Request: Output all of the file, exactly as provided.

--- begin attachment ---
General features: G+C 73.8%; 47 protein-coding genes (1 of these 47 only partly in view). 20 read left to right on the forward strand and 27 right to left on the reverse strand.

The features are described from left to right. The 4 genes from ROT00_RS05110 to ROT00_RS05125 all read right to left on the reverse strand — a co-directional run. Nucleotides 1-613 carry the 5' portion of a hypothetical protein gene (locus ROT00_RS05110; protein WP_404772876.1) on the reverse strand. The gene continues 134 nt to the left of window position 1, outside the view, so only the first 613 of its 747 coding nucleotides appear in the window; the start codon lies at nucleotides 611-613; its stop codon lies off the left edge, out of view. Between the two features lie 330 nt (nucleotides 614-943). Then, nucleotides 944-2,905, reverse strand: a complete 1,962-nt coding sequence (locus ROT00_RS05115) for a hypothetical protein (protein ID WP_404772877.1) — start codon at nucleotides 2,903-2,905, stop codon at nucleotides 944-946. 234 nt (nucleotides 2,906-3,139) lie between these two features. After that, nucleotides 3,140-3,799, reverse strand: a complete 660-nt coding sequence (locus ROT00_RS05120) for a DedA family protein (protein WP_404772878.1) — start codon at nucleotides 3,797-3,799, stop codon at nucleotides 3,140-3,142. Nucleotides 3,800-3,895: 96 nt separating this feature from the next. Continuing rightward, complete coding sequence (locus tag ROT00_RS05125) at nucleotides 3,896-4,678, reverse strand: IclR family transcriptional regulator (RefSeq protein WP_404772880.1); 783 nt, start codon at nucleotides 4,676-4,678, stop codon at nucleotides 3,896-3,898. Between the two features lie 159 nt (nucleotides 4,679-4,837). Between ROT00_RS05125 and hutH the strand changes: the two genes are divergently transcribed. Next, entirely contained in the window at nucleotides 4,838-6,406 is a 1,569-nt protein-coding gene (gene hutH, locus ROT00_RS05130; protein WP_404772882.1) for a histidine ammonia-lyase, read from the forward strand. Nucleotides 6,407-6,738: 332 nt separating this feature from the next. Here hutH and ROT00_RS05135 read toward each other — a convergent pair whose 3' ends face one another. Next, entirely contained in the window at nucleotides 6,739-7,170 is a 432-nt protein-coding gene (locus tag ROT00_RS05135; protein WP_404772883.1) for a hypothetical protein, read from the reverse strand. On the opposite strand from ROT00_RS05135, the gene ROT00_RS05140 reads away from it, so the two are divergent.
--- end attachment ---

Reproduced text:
General features: G+C 73.8%; 47 protein-coding genes (1 of these 47 only partly in view). 20 read left to right on the forward strand and 27 right to left on the reverse strand.

The features are described from left to right. The 4 genes from ROT00_RS05110 to ROT00_RS05125 all read right to left on the reverse strand — a co-directional run. Nucleotides 1-613 carry the 5' portion of a hypothetical protein gene (locus ROT00_RS05110; protein WP_404772876.1) on the reverse strand. The gene continues 134 nt to the left of window position 1, outside the view, so only the first 613 of its 747 coding nucleotides appear in the window; the start codon lies at nucleotides 611-613; its stop codon lies off the left edge, out of view. Between the two features lie 330 nt (nucleotides 614-943). Then, nucleotides 944-2,905, reverse strand: a complete 1,962-nt coding sequence (locus ROT00_RS05115) for a hypothetical protein (protein ID WP_404772877.1) — start codon at nucleotides 2,903-2,905, stop codon at nucleotides 944-946. 234 nt (nucleotides 2,906-3,139) lie between these two features. After that, nucleotides 3,140-3,799, reverse strand: a complete 660-nt coding sequence (locus ROT00_RS05120) for a DedA family protein (protein WP_404772878.1) — start codon at nucleotides 3,797-3,799, stop codon at nucleotides 3,140-3,142. Nucleotides 3,800-3,895: 96 nt separating this feature from the next. Continuing rightward, complete coding sequence (locus tag ROT00_RS05125) at nucleotides 3,896-4,678, reverse strand: IclR family transcriptional regulator (RefSeq protein WP_404772880.1); 783 nt, start codon at nucleotides 4,676-4,678, stop codon at nucleotides 3,896-3,898. Between the two features lie 159 nt (nucleotides 4,679-4,837). Between ROT00_RS05125 and hutH the strand changes: the two genes are divergently transcribed. Next, entirely contained in the window at nucleotides 4,838-6,406 is a 1,569-nt protein-coding gene (gene hutH, locus ROT00_RS05130; protein WP_404772882.1) for a histidine ammonia-lyase, read from the forward strand. Nucleotides 6,407-6,738: 332 nt separating this feature from the next. Here hutH and ROT00_RS05135 read toward each other — a convergent pair whose 3' ends face one another. Next, entirely contained in the window at nucleotides 6,739-7,170 is a 432-nt protein-coding gene (locus tag ROT00_RS05135; protein WP_404772883.1) for a hypothetical protein, read from the reverse strand. On the opposite strand from ROT00_RS05135, the gene ROT00_RS05140 reads away from it, so the two are divergent.